Purpose: To report the leadership role and change activities of epilepsy specialist nurses (ESNs) in Ireland; findings from the SENsE study. Method: A mixed methods study design was used, involving 12 epilepsy specialist nurses working in five units in Ireland, 24multidisciplinary team members working with them, and 35 people with epilepsy and their family members. Data were collected using individual and focus group interviews, observation and documentary analysis. Results: Five key areas in which ESNs demonstrated leading on the change agenda were identified. These included: Initiating new clinical practice developments; Building capability within the multidisciplinary team; Developing education programmes and resources for people with epilepsy, family and the public; Exerting influence through membership of committees and lobbying; and Advancing the ESN role. Conclusion: Though the epilepsy specialist nurse role was first established in the UK in 1988, much of the literature that discusses or describes the ESN role is founded on anecdotal evidence, or focusses on their clinical expertise. Findings from this study provide empirical evidence that the ESNs were involved as key players in leading changes within the services, in the education of others, and the continuous advancement of epilepsy care.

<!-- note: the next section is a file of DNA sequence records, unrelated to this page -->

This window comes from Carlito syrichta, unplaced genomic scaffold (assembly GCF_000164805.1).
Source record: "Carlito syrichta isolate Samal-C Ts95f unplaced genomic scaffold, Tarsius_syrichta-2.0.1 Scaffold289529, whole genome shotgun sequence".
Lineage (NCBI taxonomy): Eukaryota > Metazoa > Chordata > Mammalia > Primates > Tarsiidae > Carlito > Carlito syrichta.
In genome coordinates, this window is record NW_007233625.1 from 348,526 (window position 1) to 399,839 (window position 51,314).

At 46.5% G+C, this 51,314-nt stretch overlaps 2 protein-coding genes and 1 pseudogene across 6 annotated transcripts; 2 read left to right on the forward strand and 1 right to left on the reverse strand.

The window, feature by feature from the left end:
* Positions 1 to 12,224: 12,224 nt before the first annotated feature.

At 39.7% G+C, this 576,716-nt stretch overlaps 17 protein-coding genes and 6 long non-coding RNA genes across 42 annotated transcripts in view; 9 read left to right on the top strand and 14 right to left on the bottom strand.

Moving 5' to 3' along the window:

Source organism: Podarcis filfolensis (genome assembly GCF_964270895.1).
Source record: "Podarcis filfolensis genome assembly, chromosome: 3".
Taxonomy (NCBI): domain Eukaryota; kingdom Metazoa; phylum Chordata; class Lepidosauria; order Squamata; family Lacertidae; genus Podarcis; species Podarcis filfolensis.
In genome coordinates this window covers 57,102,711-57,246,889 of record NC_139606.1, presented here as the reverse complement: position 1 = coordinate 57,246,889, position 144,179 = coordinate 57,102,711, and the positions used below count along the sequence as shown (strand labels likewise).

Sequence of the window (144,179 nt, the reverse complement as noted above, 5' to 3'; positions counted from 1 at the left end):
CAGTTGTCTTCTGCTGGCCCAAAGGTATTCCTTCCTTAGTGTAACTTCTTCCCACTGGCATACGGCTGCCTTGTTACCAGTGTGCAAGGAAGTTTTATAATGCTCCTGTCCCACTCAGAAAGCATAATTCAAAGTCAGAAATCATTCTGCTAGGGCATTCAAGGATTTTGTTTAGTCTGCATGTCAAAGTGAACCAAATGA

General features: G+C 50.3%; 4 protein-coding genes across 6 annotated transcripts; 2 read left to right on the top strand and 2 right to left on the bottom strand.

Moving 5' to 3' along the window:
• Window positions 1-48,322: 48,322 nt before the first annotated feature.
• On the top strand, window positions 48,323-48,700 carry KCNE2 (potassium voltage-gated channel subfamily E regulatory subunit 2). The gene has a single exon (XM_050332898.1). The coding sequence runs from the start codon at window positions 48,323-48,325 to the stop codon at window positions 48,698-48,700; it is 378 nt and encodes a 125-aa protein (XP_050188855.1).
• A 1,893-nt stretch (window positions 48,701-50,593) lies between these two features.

Higgins, A., Downes, C., Varley, J., Doherty, C. P., Begley, C., & Elliott, N. (2018). Rising to the challenge: Epilepsy specialist nurses as leaders of service improvements and change (SENsE study). Seizure, 63, 40–47. https://doi.org/10.1016/j.seizure.2018.10.013